Friday, March 15, 2013

Bunions



What Is a Bunion?
Bunions are often described as a bump on the side of the big toe. The visible bump actually reflects changes in the bony framework of the front part of the foot. With a bunion, the big toe leans toward the second toe, rather then pointing straight ahead. This throws the bones out of alignment—producing the bunions “bump.”
            Bunions are a progressive disorder. They begin with a learning of the big toe, gradually changing the angle of the bones over the years and slowly producing the characteristic bumps, which continues to become increasingly prominent. Usually the symptoms of bunions appear at later stages, although some people never have symptoms.

What Causes a Bunion?
Bunions are most often caused by an inherited faulty mechanical structure of the foot. It is not the bunion itself that is inherited, but the certain foot types that make a person prone to developing a bunion.
            Although wearing shoes that crowd the toes won’t actually cause bunions in the first place, it sometimes makes the deformity get progressively worse. That means you may experience symptoms sooner.

Symptoms
Symptoms occur most often when wearing shoes that crowd the toes—shoes with a tight toe bow or high heels. This may explain why women are more likely to have symptoms than men. In addition, spending long periods of time on your feet can aggravate the symptoms of bunions.
            Symptoms, which occur at the site of the bunion, may include:
·         Pain or soreness
·         Inflammation and redness
·         A burning sensation
·         Perhaps some numbness

Other conditions which may appear with bunions include calluses on the big toe,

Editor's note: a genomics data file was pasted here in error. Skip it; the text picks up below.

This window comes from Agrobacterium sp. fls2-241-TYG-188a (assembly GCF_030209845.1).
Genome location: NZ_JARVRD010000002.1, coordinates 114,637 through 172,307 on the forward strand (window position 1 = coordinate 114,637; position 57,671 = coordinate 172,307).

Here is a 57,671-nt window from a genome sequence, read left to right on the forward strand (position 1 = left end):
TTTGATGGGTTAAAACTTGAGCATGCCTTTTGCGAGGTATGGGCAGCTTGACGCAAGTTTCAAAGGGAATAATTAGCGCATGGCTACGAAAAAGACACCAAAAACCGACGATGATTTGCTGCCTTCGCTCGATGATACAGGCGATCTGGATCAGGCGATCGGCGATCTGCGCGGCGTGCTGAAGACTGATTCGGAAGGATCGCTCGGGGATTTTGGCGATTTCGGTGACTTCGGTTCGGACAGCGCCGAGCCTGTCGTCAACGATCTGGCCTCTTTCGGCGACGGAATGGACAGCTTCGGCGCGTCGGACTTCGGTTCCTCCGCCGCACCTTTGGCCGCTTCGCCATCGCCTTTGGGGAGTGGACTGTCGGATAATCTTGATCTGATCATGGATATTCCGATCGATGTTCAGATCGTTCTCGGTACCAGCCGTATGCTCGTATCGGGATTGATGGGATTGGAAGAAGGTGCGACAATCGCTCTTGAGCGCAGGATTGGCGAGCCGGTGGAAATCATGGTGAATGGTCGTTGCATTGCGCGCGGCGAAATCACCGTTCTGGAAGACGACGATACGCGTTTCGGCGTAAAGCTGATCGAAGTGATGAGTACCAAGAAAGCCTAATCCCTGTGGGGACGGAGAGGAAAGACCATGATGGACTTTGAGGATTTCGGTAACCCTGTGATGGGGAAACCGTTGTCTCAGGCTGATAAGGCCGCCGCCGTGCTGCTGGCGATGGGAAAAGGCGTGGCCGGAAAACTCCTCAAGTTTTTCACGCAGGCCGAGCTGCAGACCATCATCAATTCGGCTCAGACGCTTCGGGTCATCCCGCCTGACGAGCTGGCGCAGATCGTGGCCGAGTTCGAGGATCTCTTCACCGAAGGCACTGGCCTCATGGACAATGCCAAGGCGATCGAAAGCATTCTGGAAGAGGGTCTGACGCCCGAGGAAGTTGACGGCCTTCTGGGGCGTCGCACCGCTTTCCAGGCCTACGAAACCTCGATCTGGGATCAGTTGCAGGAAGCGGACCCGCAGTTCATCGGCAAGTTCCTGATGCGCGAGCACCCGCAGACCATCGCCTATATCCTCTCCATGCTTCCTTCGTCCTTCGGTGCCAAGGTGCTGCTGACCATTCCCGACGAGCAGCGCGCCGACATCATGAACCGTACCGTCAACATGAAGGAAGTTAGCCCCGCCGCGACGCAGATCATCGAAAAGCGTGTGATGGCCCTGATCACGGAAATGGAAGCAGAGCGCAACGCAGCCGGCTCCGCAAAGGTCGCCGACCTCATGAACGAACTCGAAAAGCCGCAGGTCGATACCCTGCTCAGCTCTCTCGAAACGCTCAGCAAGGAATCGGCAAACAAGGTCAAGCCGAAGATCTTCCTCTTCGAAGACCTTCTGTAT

sores between the toes, ingrown toenail, and restricted motion of the toe.

Diagnosis
Bunions are readily apparent—you can see the prominence at the base of the big toe or side of the foot. However, to fully evaluate your condition, your doctor may take x-rays to determine the degree of the deformity and assess the changes that have occurred.
            Because bunions are progressive, they don’t go away, and ill usually get worse over time. But not all cases are alike—some bunions progress more rapidly than others.

Treatment
Early treatments are aimed at easing the pain of bunions, but they won’t reverse the deformity itself. These options include:
·         Changes in the shoewear. Wearing the right kind of shoes is very important. Choose shoes that have a wide toe box and forgo those with pointed toes or high heels which may aggravate the condition.
·         Padding. Pads placed over the area of the bunion can help minimize pain.
·         Activity modifications. Avoid activity that causes bunion pain, including standing for long periods or time.
·         Medications. Nosteroidal anti-inflammatory drugs (NAID’s), such as ibuprofen, may help to relieve pain.
·         Icing. Applying an ice pack several times a day helps reduce inflammation and pain.
·         Injection therapy. Although rarely used in a bunion treatment, injections of corticosteroids may be useful in treating the inflamed bursa (fluid-filled sac located in a joint) sometimes seen with bunions.

When is Surgery Needed?
When the pain of a bunion interferes with daily activities, its time to discuss surgical options with your doctor. Together you can decide if surgery is best for you.
            Recent advances in surgical techniques have led to a very high success rate in treating bunions.
            A variety of surgical procedures are performed to treat bunions. The procedures are designed to remove the “bump” of bone, correct the changes in the bony structure of the foot, as well as correct soft tissue changes that may also have occurred. The goal of these corrections is the elimination of pain.
            In selecting the procedure or combination of procedures for your particular case, the doctor will take into consideration the extent of your deformity based on the x-ray findings, your age, your activity level and other factors. The length of the recovery period will vary, depending on the procedure or procedures performed. 

Written by: Anthony Lombardo, DPM

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